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MonkeyNotes-Far From the Madding Crowd by Thomas Hardy
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Chapter 19

Boldwood finally gains enough courage to pay Bathsheba a visit at her house. Bathsheba, however, is not at home. Boldwood understands that her busy life as a farm manager leaves her very little time. By not meeting and talking to her, Boldwood's emotion for Bathsheba grows stronger. He cannot see her small faults that he would know had they met and talked to each other. Boldwood, therefore, has an idealized picture of Bathsheba.

One day, at the end of May, when it is a perfect spring day, Boldwood decides to definitely meet Bathsheba and talk to her. When is told by her employees that she is at the sheep-washing pool, he goes to find her. Boldwood sees Bathsheba, dressed in stylish riding attire. She is supervising the work that her men are engaged in doing. Jan Coggan, Mark Clark, Poorgrass, Cain Ball, and Shepherd Oak are busy washing the sheep.

Boldwood goes up and greets Bathsheba, who instantly moves away and walks by the riverside to distance herself from Boldwood. He, however, follows her, and at a bend in the river, he calls to her. Bathsheba waits for him in a spot where they cannot be seen. Boldwood describes his love for her and asks Bathsheba to marry him. Bathsheba, keeping her feelings under control, tells him that she does not love him and, therefore, cannot marry him. Her response is a flashback to the time that she told Gabriel Oak the same thing.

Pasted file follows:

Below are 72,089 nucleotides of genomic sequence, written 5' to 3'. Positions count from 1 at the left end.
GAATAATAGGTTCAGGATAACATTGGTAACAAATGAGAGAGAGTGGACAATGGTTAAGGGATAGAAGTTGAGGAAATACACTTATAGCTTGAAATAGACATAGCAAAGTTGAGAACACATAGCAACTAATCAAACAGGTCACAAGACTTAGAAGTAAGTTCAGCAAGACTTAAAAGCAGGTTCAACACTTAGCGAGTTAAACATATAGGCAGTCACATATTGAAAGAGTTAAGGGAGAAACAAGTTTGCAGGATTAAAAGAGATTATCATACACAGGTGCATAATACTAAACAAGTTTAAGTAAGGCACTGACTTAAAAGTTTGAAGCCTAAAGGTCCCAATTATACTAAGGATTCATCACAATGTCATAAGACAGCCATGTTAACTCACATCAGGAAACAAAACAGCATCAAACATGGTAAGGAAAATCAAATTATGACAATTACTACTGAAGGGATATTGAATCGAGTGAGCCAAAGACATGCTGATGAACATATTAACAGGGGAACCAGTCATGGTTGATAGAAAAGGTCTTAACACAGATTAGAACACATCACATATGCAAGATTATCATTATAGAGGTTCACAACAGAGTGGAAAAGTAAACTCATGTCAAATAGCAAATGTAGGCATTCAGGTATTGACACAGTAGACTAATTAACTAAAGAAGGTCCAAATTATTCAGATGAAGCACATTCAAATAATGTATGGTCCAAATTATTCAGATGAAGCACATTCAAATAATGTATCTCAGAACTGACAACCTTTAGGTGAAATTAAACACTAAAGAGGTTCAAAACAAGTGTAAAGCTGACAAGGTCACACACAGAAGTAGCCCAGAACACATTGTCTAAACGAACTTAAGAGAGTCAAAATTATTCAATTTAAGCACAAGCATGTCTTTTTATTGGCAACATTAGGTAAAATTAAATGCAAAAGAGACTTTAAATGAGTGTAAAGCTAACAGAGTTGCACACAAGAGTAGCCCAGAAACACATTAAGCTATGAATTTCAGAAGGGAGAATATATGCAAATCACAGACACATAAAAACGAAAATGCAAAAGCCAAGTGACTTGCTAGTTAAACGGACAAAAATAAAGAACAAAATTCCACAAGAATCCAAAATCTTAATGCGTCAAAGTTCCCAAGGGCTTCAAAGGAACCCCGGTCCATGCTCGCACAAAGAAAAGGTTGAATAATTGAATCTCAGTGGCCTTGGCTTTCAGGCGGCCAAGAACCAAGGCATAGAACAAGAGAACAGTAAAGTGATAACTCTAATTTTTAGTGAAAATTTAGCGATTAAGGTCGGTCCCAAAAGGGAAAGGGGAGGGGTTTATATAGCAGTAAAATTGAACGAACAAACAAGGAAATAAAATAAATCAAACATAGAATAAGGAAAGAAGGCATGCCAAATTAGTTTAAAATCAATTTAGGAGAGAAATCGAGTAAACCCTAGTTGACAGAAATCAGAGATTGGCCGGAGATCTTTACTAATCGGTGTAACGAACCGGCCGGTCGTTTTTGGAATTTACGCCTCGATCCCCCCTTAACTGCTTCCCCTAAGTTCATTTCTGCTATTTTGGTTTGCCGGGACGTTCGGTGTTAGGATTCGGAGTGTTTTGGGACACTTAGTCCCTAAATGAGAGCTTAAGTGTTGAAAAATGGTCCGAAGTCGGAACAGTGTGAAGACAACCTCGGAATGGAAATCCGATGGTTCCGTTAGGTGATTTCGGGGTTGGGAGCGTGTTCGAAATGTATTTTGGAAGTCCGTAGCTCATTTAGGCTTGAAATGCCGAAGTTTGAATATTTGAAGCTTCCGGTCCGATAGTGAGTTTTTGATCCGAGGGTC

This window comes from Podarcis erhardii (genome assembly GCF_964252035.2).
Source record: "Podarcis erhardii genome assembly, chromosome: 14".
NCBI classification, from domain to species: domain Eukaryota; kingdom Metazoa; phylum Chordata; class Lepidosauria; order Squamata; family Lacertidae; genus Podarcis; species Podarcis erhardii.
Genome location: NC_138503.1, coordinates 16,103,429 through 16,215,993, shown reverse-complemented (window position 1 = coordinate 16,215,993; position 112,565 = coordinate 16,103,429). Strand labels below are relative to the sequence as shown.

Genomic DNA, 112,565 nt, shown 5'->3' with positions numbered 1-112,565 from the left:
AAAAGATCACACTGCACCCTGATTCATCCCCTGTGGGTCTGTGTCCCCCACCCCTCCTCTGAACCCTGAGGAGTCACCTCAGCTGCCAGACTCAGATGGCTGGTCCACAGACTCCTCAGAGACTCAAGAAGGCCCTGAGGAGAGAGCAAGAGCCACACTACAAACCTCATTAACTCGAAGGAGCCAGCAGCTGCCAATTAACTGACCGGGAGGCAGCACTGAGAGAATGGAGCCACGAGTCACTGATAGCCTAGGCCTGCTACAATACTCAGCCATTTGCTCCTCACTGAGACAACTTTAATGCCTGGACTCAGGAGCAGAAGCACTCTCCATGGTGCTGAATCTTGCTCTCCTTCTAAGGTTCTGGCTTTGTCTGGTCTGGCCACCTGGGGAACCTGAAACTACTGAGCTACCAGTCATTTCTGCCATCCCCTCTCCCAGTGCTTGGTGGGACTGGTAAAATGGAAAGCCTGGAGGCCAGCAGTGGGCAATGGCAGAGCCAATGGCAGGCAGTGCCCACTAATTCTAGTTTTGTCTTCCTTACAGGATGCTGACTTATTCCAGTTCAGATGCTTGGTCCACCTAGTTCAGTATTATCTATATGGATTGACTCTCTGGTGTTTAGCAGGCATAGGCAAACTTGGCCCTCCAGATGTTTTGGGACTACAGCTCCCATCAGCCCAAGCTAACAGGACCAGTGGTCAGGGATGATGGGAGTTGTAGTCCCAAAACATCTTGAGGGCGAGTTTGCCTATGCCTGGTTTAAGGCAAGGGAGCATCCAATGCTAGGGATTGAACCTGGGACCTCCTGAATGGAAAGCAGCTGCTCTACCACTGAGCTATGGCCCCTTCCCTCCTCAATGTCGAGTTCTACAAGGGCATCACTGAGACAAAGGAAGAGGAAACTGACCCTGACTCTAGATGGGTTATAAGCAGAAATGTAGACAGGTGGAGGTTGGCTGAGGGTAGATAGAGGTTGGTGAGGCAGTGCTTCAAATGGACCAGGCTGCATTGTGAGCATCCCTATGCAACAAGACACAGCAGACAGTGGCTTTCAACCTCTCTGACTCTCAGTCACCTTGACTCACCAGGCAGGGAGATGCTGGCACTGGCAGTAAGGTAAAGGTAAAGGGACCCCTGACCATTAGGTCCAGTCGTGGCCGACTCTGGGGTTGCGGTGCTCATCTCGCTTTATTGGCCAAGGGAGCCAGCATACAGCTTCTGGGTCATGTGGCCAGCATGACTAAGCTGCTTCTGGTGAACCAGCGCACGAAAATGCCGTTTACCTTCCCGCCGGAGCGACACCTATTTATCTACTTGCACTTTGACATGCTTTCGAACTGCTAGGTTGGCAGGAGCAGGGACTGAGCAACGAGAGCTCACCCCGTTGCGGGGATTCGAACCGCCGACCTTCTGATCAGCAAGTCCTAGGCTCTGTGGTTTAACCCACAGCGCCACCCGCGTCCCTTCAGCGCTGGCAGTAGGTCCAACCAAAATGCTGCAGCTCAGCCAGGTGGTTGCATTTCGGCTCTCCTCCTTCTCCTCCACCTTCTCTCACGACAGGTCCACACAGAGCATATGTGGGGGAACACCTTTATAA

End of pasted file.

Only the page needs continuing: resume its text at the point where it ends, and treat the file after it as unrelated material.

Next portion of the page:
Boldwood pleads with Bathsheba and says he does not mind marrying her even if she does not love him. Bathsheba's only response is to apologize to him for the thoughtless card that she had sent. Boldwood, however, is far too obsessed with the idea of marrying Bathsheba to even hear what she has to say. Unable to make him understand at the moment, Bathsheba begs of him to give her time to think, but warns him not to hope that she will marry him. She then turns away, leaving Boldwood in stunned silence. It takes him a while to come back to reality and return home.


Notes

In this chapter, Bathsheba is forced to realize how thoughtless she has been to Boldwood and reaps the harvest of her foolish act. Boldwood's calm demeanor has been ruffled by this vain and foolish woman, and he has set his goal as marriage to her. Bathsheba's honest reactions to and rejection of Boldwood's love are not surprising, for they are reflective of her earlier responses to Oak's proposal for marriage. Bathsheba's discomfiture over the emotion that she has triggered in Boldwood is not surprising either. Unfortunately her remorse and apology have a strange impact on Boldwood. He still entertains hope that ultimately Bathsheba may accept and marry him.

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MonkeyNotes-Far From the Madding Crowd by Thomas Hardy

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